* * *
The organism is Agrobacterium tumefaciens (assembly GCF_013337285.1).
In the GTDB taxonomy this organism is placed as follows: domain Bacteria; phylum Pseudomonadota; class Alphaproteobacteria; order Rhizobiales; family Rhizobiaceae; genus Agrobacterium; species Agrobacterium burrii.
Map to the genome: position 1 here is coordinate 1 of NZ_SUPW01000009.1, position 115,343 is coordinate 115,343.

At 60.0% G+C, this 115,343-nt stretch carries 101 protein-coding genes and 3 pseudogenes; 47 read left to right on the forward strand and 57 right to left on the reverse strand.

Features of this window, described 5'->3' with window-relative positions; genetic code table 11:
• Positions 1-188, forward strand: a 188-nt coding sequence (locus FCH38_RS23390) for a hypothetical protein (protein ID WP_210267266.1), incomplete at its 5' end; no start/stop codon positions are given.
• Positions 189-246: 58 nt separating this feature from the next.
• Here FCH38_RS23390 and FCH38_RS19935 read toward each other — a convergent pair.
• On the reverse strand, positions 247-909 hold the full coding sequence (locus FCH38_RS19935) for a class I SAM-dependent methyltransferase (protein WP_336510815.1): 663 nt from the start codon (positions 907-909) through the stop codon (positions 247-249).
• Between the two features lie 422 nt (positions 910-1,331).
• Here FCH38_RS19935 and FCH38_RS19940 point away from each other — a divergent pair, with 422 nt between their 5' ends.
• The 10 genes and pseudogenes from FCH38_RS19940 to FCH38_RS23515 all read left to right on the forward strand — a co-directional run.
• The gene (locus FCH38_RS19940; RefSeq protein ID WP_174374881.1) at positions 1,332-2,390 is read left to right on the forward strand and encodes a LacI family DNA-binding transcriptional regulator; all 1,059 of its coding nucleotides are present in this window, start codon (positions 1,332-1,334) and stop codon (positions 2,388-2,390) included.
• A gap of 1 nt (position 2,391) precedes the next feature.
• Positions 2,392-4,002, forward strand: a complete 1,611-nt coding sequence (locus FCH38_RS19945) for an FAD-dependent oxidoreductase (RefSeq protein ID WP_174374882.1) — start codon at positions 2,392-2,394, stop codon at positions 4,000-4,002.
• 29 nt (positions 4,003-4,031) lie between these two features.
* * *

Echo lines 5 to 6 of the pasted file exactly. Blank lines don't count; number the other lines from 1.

Features of this window, described 5'->3' with window-relative positions; genetic code table 11:
• Positions 1-188, forward strand: a 188-nt coding sequence (locus FCH38_RS23390) for a hypothetical protein (protein ID WP_210267266.1), incomplete at its 5' end; no start/stop codon positions are given.